There are also some protective provisions that restrict conversion of benefits and payments of lump sums should the scheme be either winding up or being assessed for entry to the Pension Protection Fund.

Finally there are numerous amendments and new clauses added to the shared risk and collective benefits sections of the Bill; particularly the latter.


The House of Lords has its work cut out to make sense of and go on to scrutinise this Bill. Hopefully all the material changes have now been made so that all concerned can have a period of calm reflection on the policy that is being delivered and whether the wording achieves this purpose.

Taxation of Pensions Bill – Government rows back on the flexible access information burden

Recent Government amendments to the Taxation of Pensions Bill (the Bill which implements the majority of the April 2015 pension flexibilities) modify the proposed duties on scheme administrators and members to exchange information if and after a member flexibly accesses benefits under the new regime operating from April 2015.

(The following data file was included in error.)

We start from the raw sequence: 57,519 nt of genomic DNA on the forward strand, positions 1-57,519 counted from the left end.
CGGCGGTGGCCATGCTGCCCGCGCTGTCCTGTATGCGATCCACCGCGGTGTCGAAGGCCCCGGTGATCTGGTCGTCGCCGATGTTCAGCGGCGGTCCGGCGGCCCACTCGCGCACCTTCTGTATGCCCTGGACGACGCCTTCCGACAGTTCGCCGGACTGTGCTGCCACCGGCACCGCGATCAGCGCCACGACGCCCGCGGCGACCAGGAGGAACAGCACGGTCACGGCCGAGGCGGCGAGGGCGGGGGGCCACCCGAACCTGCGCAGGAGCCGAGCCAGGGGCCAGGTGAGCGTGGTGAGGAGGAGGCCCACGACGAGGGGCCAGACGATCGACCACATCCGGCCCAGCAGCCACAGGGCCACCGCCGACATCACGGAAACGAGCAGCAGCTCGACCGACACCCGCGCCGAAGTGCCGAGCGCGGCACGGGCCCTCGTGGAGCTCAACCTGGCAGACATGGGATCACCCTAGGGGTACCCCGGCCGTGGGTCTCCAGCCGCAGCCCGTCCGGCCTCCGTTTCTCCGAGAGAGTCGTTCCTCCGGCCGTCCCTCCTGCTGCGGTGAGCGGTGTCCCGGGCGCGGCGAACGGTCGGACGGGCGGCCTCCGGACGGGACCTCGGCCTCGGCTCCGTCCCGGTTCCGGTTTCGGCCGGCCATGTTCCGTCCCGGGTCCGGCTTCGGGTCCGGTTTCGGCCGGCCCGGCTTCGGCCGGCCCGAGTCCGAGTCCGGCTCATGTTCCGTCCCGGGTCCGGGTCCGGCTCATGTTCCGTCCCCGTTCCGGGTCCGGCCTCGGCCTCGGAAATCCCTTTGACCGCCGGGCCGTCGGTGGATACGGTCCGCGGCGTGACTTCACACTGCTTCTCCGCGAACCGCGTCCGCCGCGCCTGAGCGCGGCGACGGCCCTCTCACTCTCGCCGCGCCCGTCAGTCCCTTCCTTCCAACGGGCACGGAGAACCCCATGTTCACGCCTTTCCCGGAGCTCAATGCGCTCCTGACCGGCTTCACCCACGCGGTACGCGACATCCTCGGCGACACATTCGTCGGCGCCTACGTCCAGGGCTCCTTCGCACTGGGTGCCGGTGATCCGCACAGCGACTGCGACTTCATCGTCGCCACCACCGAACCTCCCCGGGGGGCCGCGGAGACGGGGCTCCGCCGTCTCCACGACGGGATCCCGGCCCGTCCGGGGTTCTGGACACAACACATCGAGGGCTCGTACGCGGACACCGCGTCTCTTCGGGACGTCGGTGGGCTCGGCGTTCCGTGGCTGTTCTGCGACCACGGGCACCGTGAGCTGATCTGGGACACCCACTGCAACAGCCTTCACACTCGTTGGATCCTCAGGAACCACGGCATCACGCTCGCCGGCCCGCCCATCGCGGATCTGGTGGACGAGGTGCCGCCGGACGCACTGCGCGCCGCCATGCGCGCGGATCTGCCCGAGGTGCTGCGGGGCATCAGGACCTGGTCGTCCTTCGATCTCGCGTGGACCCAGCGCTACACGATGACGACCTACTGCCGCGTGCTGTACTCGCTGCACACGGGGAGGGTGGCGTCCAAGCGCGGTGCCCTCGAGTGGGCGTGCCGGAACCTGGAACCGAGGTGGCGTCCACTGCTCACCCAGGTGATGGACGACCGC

(As a reminder, these duties are being put in place as part of the operation of the £10,000 Money Purchase Annual Allowance regime (the “£10K MPAA”), aimed at limiting the tax advantage that can be had from the new flexibilities. For more on how the £10K MPAA works and when a member counts as accessing savings flexibly, so triggering the £10K MPAA for all future money purchase savings, see Pensions Bulletin 2014/43 - Taxation of Pensions Bill special).

Broadly, from next April the duties as modified, after much initial criticism, will be that:

  • When a member of a scheme flexibly accesses their pension rights, the scheme administrator must, within 31 days, identify this and notify him that he has done this and so falls under the £10K MPAA regime for all future savings
  • When the member has received this notification, he has 91 days (13 weeks) within which he must inform the same to any other scheme where contributions are being paid by him or on his behalf to a money purchase arrangement, or in which he is accruing benefit under a cash balance or hybrid arrangement. If the member later starts accruing benefit in a scheme he must also tell that scheme within 91 days of such accrual starting
  • Scheme administrators must, following a member transfer, tell the receiving scheme if they believe the member has ever flexibly accessed his pension rights (either in that scheme or another scheme). This must also be done within 31 days